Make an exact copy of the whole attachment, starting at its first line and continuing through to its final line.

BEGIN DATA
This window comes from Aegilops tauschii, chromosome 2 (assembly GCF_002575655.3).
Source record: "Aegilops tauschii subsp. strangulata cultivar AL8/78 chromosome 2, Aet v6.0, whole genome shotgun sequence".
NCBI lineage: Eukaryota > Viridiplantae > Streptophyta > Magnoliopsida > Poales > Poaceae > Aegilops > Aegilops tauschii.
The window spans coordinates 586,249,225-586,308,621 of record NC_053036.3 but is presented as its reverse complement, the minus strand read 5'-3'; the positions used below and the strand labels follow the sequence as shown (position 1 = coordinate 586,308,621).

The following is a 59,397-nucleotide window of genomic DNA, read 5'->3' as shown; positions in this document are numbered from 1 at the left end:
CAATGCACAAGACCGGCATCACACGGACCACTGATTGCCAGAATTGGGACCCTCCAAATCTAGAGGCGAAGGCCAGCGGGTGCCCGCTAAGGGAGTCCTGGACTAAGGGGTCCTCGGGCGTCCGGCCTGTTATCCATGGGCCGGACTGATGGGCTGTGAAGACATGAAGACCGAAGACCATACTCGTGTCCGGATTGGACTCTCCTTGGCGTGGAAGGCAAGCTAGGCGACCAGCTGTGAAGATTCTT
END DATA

This window comes from Aegilops tauschii, chromosome 2 (assembly GCF_002575655.3).
Source record: "Aegilops tauschii subsp. strangulata cultivar AL8/78 chromosome 2, Aet v6.0, whole genome shotgun sequence".
NCBI lineage: Eukaryota > Viridiplantae > Streptophyta > Magnoliopsida > Poales > Poaceae > Aegilops > Aegilops tauschii.
The window spans coordinates 586,249,225-586,308,621 of record NC_053036.3 but is presented as its reverse complement, the minus strand read 5'-3'; the positions used below and the strand labels follow the sequence as shown (position 1 = coordinate 586,308,621).

The following is a 59,397-nucleotide window of genomic DNA, read 5'->3' as shown; positions in this document are numbered from 1 at the left end:
CAATGCACAAGACCGGCATCACACGGACCACTGATTGCCAGAATTGGGACCCTCCAAATCTAGAGGCGAAGGCCAGCGGGTGCCCGCTAAGGGAGTCCTGGACTAAGGGGTCCTCGGGCGTCCGGCCTGTTATCCATGGGCCGGACTGATGGGCTGTGAAGACATGAAGACCGAAGACCATACTCGTGTCCGGATTGGACTCTCCTTGGCGTGGAAGGCAAGCTAGGCGACCAGCTGTGAAGATTCTT